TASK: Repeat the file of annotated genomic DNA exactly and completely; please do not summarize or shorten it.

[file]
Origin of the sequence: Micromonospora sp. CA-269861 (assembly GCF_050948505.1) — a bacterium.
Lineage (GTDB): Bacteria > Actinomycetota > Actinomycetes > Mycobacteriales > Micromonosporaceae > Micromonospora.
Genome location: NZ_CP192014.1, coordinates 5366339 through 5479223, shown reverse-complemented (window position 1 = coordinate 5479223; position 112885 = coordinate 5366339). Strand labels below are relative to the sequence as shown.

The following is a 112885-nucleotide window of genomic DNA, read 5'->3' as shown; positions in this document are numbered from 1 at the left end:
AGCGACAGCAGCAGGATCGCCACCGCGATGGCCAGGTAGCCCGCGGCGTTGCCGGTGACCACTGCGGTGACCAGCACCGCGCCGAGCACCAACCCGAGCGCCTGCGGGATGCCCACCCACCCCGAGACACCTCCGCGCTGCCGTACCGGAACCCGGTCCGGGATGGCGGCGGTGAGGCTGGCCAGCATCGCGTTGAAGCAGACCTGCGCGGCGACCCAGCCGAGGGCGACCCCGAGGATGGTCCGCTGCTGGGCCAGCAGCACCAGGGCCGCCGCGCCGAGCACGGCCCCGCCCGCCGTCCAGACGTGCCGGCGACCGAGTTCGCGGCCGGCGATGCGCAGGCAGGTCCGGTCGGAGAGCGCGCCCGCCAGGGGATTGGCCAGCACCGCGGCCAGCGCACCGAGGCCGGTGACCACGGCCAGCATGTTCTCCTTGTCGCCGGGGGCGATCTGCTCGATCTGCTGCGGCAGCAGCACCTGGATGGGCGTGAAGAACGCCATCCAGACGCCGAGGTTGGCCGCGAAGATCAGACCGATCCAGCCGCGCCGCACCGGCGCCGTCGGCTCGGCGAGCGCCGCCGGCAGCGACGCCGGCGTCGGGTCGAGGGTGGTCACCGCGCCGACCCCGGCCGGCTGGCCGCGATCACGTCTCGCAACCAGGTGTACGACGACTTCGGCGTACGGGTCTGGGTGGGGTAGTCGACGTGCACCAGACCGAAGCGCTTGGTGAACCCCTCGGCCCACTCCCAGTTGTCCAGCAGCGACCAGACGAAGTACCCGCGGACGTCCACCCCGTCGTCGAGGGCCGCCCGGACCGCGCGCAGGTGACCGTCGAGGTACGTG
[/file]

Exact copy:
Origin of the sequence: Micromonospora sp. CA-269861 (assembly GCF_050948505.1) — a bacterium.
Lineage (GTDB): Bacteria > Actinomycetota > Actinomycetes > Mycobacteriales > Micromonosporaceae > Micromonospora.
Genome location: NZ_CP192014.1, coordinates 5366339 through 5479223, shown reverse-complemented (window position 1 = coordinate 5479223; position 112885 = coordinate 5366339). Strand labels below are relative to the sequence as shown.

The following is a 112885-nucleotide window of genomic DNA, read 5'->3' as shown; positions in this document are numbered from 1 at the left end:
AGCGACAGCAGCAGGATCGCCACCGCGATGGCCAGGTAGCCCGCGGCGTTGCCGGTGACCACTGCGGTGACCAGCACCGCGCCGAGCACCAACCCGAGCGCCTGCGGGATGCCCACCCACCCCGAGACACCTCCGCGCTGCCGTACCGGAACCCGGTCCGGGATGGCGGCGGTGAGGCTGGCCAGCATCGCGTTGAAGCAGACCTGCGCGGCGACCCAGCCGAGGGCGACCCCGAGGATGGTCCGCTGCTGGGCCAGCAGCACCAGGGCCGCCGCGCCGAGCACGGCCCCGCCCGCCGTCCAGACGTGCCGGCGACCGAGTTCGCGGCCGGCGATGCGCAGGCAGGTCCGGTCGGAGAGCGCGCCCGCCAGGGGATTGGCCAGCACCGCGGCCAGCGCACCGAGGCCGGTGACCACGGCCAGCATGTTCTCCTTGTCGCCGGGGGCGATCTGCTCGATCTGCTGCGGCAGCAGCACCTGGATGGGCGTGAAGAACGCCATCCAGACGCCGAGGTTGGCCGCGAAGATCAGACCGATCCAGCCGCGCCGCACCGGCGCCGTCGGCTCGGCGAGCGCCGCCGGCAGCGACGCCGGCGTCGGGTCGAGGGTGGTCACCGCGCCGACCCCGGCCGGCTGGCCGCGATCACGTCTCGCAACCAGGTGTACGACGACTTCGGCGTACGGGTCTGGGTGGGGTAGTCGACGTGCACCAGACCGAAGCGCTTGGTGAACCCCTCGGCCCACTCCCAGTTGTCCAGCAGCGACCAGACGAAGTACCCGCGGACGTCCACCCCGTCGTCGAGGGCCGCCCGGACCGCGCGCAGGTGACCGTCGAGGTACGTG